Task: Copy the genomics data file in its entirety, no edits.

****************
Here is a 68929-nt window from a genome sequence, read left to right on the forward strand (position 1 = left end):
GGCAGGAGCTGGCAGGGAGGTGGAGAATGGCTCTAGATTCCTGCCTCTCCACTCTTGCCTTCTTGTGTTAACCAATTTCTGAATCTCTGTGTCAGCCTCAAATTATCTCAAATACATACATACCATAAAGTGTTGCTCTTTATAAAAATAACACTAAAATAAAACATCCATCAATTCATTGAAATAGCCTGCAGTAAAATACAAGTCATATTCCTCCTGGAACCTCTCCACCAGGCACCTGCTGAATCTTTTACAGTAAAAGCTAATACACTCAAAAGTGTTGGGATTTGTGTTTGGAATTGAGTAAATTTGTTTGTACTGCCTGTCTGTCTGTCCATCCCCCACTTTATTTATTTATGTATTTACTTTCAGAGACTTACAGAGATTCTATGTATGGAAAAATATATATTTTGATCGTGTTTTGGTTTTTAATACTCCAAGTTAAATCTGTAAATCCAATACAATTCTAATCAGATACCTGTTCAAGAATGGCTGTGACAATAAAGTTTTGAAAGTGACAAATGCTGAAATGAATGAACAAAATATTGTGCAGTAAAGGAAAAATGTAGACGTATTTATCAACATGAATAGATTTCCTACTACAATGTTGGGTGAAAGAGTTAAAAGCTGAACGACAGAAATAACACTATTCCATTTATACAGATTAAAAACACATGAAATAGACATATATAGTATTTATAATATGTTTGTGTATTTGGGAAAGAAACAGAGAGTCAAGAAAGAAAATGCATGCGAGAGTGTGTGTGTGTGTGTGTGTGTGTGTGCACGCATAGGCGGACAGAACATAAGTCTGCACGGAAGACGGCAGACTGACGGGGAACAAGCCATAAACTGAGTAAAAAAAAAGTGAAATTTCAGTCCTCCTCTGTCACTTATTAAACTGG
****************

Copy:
Here is a 68929-nt window from a genome sequence, read left to right on the forward strand (position 1 = left end):
GGCAGGAGCTGGCAGGGAGGTGGAGAATGGCTCTAGATTCCTGCCTCTCCACTCTTGCCTTCTTGTGTTAACCAATTTCTGAATCTCTGTGTCAGCCTCAAATTATCTCAAATACATACATACCATAAAGTGTTGCTCTTTATAAAAATAACACTAAAATAAAACATCCATCAATTCATTGAAATAGCCTGCAGTAAAATACAAGTCATATTCCTCCTGGAACCTCTCCACCAGGCACCTGCTGAATCTTTTACAGTAAAAGCTAATACACTCAAAAGTGTTGGGATTTGTGTTTGGAATTGAGTAAATTTGTTTGTACTGCCTGTCTGTCTGTCCATCCCCCACTTTATTTATTTATGTATTTACTTTCAGAGACTTACAGAGATTCTATGTATGGAAAAATATATATTTTGATCGTGTTTTGGTTTTTAATACTCCAAGTTAAATCTGTAAATCCAATACAATTCTAATCAGATACCTGTTCAAGAATGGCTGTGACAATAAAGTTTTGAAAGTGACAAATGCTGAAATGAATGAACAAAATATTGTGCAGTAAAGGAAAAATGTAGACGTATTTATCAACATGAATAGATTTCCTACTACAATGTTGGGTGAAAGAGTTAAAAGCTGAACGACAGAAATAACACTATTCCATTTATACAGATTAAAAACACATGAAATAGACATATATAGTATTTATAATATGTTTGTGTATTTGGGAAAGAAACAGAGAGTCAAGAAAGAAAATGCATGCGAGAGTGTGTGTGTGTGTGTGTGTGTGTGTGCACGCATAGGCGGACAGAACATAAGTCTGCACGGAAGACGGCAGACTGACGGGGAACAAGCCATAAACTGAGTAAAAAAAAAGTGAAATTTCAGTCCTCCTCTGTCACTTATTAAACTGG